The people that he has working for him, where are they? Why won't they stand up for him? Their non-support is eerily similar to when Michael faced molestation allegations. None in his camp stood up for him. His family was left to take the fight to the media to refute the terrible allegations against him. I hope that Michael now understands that he must rid himself of those who only want to reap the benefits of being associated with Michael Jackson yet does nothing for the good of him.

There are numerous stories of our elder artists being cheated out of their life's work. We demand that Sony sign a full disclosure clause agreeing to justify each and every artist's account, record sales, distribution cost, and publicity accounts. Furthermore we want Sony to disclose standardize payments to artists similar to professional basketball contracts and calls on all negotiations to be regulated by draft placement and set by a minimum and maximum salary. We state unequivocally our support for Michael.

The house of Sony was built by Michael Jackson and (former Sony chairman) Walter Yentnikoff, and it all started with Michael's 'Off The Wall' album. Michael Jackson is the foundation for Sony Music. He is the cornerstone upon which others were able to build a career. We believe that Sony has escaped responsibility for its own history by seeking to undermine our brother Michael to fulfill their own self prophesy. Michael's talents are God given and neither Tommy Mottola nor anybody else can take it away from him. He has earned his place in popular music history."

July 18, 2002  "We're definitely considering a lawsuit. We've asserted claims against Sony. These are claims for breach of an agreement and fiduciary duties. We have Enron-like accounting claims concerning the under-reporting of revenues to Michael Jackson as well as other alleged improper accounting practices"
-MARTY SINGER, Michael Jackson lawyer

July 23, 2002 Mariah Carey defends Tommy Mottola.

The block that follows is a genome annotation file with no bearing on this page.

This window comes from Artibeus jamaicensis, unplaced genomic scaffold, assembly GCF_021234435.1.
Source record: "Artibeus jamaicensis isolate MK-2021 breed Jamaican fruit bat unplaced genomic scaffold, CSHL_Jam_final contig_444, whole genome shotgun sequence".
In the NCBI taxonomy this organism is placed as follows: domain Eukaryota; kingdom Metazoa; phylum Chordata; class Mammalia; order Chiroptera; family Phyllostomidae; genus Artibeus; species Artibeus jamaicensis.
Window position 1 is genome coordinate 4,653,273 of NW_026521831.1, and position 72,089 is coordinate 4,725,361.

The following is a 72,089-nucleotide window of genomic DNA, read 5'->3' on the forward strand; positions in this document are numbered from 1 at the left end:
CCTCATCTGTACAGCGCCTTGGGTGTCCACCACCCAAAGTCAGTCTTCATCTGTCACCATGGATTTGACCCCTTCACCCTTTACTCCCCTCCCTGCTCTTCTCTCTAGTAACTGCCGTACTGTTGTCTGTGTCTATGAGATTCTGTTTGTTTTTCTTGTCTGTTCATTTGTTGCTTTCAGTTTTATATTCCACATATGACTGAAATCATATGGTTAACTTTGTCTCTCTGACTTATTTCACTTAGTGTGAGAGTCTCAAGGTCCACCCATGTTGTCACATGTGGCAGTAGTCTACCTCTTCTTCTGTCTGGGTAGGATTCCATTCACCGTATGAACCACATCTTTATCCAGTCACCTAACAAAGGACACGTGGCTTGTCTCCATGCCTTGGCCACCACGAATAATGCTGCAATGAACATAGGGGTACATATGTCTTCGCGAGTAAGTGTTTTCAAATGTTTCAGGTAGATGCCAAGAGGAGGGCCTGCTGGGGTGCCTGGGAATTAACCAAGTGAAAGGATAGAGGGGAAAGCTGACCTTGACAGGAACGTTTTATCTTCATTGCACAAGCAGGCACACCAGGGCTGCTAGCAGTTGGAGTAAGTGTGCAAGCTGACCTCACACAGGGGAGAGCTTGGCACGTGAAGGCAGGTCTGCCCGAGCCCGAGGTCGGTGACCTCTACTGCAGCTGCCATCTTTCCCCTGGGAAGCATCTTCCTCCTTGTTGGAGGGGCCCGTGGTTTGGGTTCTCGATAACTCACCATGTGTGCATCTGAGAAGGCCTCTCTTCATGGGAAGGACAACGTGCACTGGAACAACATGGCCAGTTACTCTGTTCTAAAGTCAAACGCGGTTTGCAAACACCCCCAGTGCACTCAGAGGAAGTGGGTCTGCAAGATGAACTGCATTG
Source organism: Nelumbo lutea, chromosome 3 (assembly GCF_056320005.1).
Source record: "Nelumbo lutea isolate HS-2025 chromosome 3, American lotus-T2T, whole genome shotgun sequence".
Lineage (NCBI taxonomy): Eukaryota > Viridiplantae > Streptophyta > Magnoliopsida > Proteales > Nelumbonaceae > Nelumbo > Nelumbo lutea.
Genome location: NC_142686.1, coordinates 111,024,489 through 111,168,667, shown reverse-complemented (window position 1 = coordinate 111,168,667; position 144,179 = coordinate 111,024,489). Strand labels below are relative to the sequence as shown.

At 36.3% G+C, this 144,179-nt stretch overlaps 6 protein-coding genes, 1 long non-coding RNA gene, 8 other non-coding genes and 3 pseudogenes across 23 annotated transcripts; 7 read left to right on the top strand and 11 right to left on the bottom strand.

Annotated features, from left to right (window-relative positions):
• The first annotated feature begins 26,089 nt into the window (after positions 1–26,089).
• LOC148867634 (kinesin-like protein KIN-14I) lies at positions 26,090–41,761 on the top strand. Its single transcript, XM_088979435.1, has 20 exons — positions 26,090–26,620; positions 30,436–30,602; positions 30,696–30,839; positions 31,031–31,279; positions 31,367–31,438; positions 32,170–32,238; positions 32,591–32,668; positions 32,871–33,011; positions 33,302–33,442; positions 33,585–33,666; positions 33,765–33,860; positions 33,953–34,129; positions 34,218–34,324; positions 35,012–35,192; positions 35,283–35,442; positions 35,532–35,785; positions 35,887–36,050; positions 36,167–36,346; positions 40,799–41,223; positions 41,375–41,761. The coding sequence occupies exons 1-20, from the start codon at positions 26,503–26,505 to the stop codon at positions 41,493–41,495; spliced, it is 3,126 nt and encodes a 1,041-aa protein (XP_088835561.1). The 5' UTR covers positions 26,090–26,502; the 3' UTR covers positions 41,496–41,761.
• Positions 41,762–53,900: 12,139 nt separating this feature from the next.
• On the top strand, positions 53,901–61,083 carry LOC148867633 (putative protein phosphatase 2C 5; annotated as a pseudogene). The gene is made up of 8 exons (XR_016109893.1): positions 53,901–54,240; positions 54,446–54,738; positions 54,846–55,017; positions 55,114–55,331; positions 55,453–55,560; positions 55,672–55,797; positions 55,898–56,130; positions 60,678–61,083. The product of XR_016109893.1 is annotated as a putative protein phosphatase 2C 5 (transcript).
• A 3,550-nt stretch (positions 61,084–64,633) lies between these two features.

“Mariah doesn't really know how to react to Michael Jackson's accusations. She was shocked, of course, as we all are," she told Music Insider. "Throughout all the years she has known Tommy, she has never known him to be a racist. Mariah does not feel that he is such a person after all the support he had given her. Michael did not have Mariah's permission or consent to use her in his battle with Sony and did not want any part of it. Mariah feels Michael is wrong and she is rather surprised that he has dragged her into this. She is very upset with him and is not behind him in this at all.” 
-CINDI BERGER, Mariah Carey’s spokesperson

Jan 09, 2003 Tommy Mottola “resigned” from Sony.

Jan 12, 2003 Bashir conducts his final interview with Michael in Miami

Although Bashir delivered soft blows to unsuspecting Michael since the onset interview, during the final interview, the tone of the interview changes, Bashir delivers massive blows. Michael appears extremely tense, annoyed and hurt as Bashir ambushes Michael. The close proximity in time between Mottola termination & Bashir's brutal blow during the final interview is noteworthy.


"I knew I had to confront Jackson about what I thought was an obsession with children. It just couldn't be avoided. Confronting him wouldn't be easy but it had to happen."